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Advanced science is very much in the service of art these days. In the most obvious example, the technology used by movie animators – arrays of cameras that shoot a moving person from multiple angles, then feed those images to a computer that creates a 3-D synthesis of all those angles – relies entirely on giant computers. This technology has almost become necessary for the creation of most popular art forms. But even in the high arts – defined for our purposes as art you see in a gallery – artists are exploring the limits of the most sophisticated of machines.

Examples: Britain-based artist Goshka Macuga got a Japanese android manufacturer to produce a lifelike robot for her: She programmed it to speak quotations from famous thinkers at an art fair in Milan in the spring of last year, and then again in Berlin. Viewers called it uncanny. American artist Jordan Wolfson also created a frightening android-puppet to terrorize an audience at a New York gallery this year: it had fibre-optic eyes that could follow visitors around, using facial-recognition software.

In these cases, the engineers are as much creators of the work as the named artists are. What is the difference between art and technology here? After all, the most advanced of technology has always been indistinguishable from magic.

Let's look at a less highbrow example: The artwork of a brilliant South African computer programmer called Jonty Hurwitz. He has received much media attention, including a segment on CNN, for creating "the world's smallest sculptures" (as confirmed by the Guinness Book of Records). They are smaller than the width of a human hair and are only visible through a microscope. He has created these invisible things – nude female forms, mostly – using a technology called "multiphoton lithography," accomplished by scientists at the Karlsruhe Institute of Technology in Germany. It involved laser beams activating two photons so that they form one tiny mass. Hundreds of these masses are slowly agglomerated, by the lasers, under a microscope, in the shape of the sculpture.

Hurwitz is called an artist on his own site and by all the media who are entranced by the idea of miniature sculpture, and of course what he does is artistic. There has always been a fascination with miniatures, in art both Western and Eastern (indeed, the Art Gallery of Ontario will be showing, until Jan. 22, a breathtaking collection of highly detailed miniature wood religious carvings from Europe of the 1500s). Those were done by hand, though.

And indeed, the creative part of Hurwitz's art-generation – the imagining or sketching of the image itself – was strangely glossed over in the media coverage of his work. Where did the images for the sculptures – those naked women – come from? Had they been drawn by Hurwitz? Were they a smaller version of objects he had made by hand? No, it turns out they were created by teams of animators using a live model. She posed in front of an array of cameras (the same array I mentioned at the top of this column) and they turned the photographs into a 3-D image, the same way they do for movies. The 3-D laser printer then did the rest. (One of the nano-sculptures is actually simply a copy of a famous 18th-century sculpture – Cupid and Psyche by Antonio Canova – presumably photographed and reproduced in the same manner.) Hurwitz himself didn't draw or sculpt anything. So, although this is nominally art, it is boring art. It's all about a technical accomplishment, not an original aesthetic vision.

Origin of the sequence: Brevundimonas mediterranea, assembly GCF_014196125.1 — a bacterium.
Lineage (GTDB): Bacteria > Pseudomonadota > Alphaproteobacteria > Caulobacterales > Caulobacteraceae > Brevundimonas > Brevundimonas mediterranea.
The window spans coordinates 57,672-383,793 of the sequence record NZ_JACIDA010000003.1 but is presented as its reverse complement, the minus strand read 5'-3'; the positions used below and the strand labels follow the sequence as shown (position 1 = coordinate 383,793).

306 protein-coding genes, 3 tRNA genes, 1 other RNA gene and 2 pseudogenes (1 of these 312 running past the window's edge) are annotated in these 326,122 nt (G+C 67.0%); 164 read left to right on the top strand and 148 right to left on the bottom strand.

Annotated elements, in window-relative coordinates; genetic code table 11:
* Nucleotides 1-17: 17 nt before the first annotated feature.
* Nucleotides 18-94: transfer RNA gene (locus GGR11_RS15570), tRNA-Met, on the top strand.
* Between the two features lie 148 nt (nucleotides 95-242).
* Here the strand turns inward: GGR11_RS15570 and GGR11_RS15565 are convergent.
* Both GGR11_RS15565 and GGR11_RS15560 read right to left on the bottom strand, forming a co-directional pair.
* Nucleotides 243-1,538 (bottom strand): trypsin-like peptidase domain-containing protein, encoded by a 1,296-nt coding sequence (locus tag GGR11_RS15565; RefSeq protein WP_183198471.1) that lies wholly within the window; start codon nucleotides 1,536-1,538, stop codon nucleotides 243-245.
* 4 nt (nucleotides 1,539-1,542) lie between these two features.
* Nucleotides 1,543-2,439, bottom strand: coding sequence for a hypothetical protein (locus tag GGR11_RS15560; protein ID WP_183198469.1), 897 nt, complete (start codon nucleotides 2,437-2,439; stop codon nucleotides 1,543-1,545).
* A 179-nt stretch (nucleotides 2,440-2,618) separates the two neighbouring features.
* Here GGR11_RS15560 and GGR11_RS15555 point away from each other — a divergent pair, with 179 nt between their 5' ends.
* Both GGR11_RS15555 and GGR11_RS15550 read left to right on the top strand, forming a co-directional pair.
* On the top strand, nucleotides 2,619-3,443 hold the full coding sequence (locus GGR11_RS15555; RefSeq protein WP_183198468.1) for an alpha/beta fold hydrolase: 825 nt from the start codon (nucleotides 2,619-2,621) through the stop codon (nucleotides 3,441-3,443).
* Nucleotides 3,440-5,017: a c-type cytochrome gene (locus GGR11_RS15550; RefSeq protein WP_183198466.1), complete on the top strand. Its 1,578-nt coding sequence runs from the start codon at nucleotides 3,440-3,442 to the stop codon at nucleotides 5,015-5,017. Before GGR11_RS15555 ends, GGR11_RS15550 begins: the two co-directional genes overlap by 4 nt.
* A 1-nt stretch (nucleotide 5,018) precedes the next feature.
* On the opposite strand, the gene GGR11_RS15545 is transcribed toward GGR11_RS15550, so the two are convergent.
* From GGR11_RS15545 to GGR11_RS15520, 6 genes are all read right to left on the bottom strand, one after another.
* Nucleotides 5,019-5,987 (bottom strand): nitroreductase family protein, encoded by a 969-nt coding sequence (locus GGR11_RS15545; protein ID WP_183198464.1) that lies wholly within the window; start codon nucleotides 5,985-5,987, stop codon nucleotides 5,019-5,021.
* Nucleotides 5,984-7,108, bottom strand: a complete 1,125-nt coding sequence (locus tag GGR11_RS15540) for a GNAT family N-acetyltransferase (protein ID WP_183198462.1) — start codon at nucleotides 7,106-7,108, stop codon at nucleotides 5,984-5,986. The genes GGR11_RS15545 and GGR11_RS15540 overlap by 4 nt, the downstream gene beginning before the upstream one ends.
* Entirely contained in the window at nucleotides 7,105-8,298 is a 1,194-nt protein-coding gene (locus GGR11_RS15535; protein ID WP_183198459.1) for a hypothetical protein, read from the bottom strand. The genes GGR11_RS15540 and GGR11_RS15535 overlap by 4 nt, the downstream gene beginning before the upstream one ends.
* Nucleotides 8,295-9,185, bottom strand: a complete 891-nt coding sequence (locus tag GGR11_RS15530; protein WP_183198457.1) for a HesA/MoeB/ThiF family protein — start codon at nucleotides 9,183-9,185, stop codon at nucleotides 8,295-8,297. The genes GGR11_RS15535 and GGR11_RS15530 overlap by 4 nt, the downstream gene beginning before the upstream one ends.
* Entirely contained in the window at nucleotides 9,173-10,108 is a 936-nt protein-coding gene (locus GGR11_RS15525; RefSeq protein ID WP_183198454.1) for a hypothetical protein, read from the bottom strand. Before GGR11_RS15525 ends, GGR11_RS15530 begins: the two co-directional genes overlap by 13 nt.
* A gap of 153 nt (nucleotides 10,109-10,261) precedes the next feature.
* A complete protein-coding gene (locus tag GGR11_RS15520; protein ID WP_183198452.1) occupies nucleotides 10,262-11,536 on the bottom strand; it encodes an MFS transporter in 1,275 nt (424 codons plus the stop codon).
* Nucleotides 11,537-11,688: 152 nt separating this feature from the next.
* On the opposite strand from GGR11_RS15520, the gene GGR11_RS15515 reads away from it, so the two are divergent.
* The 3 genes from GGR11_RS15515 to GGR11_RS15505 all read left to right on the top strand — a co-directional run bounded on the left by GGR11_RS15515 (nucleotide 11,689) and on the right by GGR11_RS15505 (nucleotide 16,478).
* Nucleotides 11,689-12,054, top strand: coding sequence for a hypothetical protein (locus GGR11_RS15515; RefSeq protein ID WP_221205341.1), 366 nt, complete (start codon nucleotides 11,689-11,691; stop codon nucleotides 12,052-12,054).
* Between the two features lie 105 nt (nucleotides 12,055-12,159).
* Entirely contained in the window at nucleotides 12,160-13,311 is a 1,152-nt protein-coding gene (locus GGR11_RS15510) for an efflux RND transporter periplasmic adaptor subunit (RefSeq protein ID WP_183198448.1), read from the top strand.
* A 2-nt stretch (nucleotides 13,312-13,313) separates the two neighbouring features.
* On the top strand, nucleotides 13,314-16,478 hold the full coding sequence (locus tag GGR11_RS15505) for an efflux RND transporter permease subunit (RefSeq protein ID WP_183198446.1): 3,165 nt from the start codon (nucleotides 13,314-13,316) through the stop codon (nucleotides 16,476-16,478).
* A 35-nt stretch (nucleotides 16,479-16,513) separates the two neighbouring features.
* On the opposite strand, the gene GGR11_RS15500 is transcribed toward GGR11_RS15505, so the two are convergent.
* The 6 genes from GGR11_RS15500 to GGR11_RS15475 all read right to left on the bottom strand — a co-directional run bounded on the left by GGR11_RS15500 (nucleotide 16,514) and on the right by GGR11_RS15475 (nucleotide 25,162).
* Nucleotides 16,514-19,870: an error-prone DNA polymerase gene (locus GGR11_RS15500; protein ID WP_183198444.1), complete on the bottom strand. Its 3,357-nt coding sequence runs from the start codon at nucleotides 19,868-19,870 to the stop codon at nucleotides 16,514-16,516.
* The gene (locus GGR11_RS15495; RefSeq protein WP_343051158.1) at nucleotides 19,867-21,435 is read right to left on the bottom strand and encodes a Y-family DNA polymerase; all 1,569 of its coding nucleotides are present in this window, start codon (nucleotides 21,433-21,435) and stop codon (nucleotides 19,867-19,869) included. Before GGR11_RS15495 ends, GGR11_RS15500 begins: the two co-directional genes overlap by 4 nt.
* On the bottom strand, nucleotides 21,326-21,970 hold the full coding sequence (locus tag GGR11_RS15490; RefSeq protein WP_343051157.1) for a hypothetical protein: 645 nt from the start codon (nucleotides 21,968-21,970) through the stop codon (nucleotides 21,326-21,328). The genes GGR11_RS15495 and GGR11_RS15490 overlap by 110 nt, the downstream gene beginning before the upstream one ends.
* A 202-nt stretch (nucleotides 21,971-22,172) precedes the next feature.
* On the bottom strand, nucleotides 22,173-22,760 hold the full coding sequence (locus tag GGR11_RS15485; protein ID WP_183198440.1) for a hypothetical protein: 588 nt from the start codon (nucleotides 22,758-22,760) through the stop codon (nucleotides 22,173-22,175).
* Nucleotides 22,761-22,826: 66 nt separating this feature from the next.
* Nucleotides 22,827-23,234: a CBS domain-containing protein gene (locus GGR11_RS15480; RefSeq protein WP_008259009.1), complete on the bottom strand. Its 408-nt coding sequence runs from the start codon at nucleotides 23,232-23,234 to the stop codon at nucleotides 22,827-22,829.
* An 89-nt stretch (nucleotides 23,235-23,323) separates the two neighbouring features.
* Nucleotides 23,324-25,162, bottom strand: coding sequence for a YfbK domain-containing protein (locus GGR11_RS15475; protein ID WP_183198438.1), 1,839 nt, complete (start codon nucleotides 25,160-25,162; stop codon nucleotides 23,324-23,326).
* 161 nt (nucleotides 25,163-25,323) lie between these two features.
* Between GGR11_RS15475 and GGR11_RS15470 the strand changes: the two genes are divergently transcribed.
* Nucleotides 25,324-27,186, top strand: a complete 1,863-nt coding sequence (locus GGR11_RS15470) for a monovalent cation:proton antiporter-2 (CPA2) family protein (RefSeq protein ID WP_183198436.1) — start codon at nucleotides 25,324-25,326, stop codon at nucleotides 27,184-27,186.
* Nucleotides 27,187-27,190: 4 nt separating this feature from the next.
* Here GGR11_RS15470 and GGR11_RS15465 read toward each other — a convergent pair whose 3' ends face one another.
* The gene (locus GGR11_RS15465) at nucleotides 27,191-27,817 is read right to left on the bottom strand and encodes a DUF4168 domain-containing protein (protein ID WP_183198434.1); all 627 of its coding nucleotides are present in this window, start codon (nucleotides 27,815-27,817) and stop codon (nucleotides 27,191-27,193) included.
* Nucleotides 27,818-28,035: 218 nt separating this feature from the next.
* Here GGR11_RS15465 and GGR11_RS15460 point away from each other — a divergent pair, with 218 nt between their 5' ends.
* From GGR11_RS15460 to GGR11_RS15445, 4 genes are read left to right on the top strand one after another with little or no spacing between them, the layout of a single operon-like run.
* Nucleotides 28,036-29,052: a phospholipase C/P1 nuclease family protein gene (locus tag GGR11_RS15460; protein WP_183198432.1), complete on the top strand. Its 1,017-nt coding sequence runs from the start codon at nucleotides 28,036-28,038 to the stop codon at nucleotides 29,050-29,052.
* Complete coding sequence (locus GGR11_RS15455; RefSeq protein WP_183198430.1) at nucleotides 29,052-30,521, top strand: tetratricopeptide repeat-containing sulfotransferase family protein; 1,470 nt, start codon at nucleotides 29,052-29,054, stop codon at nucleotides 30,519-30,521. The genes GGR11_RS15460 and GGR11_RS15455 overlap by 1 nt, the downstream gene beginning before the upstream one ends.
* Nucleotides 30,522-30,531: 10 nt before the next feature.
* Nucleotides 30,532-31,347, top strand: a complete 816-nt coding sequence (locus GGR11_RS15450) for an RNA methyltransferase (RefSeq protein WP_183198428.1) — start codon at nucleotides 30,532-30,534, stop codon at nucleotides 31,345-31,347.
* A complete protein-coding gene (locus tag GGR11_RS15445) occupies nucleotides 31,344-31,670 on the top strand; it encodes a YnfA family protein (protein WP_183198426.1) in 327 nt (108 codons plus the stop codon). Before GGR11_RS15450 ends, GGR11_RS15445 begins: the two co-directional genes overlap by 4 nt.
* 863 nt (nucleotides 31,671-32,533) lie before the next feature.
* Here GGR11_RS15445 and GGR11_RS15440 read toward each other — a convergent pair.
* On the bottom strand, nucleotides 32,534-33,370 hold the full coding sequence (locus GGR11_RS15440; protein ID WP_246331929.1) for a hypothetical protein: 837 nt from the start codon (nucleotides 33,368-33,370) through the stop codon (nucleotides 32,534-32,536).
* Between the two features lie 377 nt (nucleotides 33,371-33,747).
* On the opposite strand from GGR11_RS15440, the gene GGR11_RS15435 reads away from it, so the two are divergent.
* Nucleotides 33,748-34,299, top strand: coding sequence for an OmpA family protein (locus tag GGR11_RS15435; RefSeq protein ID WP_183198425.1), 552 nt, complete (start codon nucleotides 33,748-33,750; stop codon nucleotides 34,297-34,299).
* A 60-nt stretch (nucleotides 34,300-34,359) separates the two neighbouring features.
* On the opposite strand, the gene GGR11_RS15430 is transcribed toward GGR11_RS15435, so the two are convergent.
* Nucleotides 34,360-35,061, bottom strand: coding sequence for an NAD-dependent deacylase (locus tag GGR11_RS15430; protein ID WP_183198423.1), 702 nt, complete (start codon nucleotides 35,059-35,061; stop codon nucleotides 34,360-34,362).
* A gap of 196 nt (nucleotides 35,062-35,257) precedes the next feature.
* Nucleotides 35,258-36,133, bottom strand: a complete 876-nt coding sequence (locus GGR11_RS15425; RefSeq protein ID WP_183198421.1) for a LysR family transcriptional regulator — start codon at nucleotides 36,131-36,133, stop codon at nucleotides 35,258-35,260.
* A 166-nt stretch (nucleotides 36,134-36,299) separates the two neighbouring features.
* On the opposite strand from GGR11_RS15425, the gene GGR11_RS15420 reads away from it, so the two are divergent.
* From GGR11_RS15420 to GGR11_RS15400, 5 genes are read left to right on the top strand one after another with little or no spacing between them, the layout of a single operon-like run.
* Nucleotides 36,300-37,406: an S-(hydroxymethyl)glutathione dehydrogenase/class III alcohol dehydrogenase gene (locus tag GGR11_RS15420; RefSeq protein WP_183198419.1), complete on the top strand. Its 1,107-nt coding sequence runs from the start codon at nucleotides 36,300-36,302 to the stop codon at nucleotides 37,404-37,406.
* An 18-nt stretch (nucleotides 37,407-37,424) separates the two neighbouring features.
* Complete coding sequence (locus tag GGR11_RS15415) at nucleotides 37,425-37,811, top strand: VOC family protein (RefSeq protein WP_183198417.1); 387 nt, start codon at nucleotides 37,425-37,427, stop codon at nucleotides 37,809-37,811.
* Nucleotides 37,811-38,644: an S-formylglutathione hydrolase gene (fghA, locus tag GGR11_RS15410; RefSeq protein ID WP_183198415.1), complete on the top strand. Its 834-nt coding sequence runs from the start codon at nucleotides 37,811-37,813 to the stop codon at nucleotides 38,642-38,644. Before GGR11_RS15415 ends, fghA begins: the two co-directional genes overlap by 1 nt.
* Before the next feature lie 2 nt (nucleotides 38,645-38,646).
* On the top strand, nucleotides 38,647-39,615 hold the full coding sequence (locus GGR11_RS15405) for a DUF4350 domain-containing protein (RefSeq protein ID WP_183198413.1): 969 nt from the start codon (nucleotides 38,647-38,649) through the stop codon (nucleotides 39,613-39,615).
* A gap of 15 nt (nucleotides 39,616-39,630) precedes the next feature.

That is art that comes from the tech side: Let's compare tech that comes from the art side.

An interest in minute particles also informs the work of Canadian poet Christian Bök, whose work implanting sequences of words in microbes I have had occasion to describe in this space before. It is worth mentioning again here because it is such a more interesting foray into the microscopic than the pure scientists have been able to come up with. His "Xenotext" project involves inscribing words into the DNA of a certain bacterium. The words also serve as instructions to the bacteria to generate a certain protein, which will be a code of its own. The microbes write their own poetry. The twist is that this particular microbe, deinococcus radiodurans, is extremely hardy – it can survive in the vacuum of outer space, and so can in theory outlive humanity, even in the event of major environmental catastrophe or nuclear war. So it is at once self-generating poetry and permanent storage device.

Bök has used scientists and labs in his progress toward making this living poetry work, and he has received science research grants (and by the way, it isn't working yet). It is worth noting, however, that the sequence of words planned for the microbes are written by him. The first line implanted into the microbe, is, "Any style of life/ is prim," and the second, to be generated by the microbe, is "The faery is rosy/ of glow" – which you will see contains the same number of letters, because it is a monoalphabetic substitution cipher for the first (i.e. each letter in the first corresponds to another letter in the second). And the whole project comes with a full-length book of poetry you can buy at your local bookstore.

This is a science project that comes from poetry, not a science project in search of an artist. And although this has had less attention from CNN, it is a far more ambitious project.

However, it is still interesting that the two sides are converging, in labs, and that the roles of scientist and artist are looking increasingly similar.

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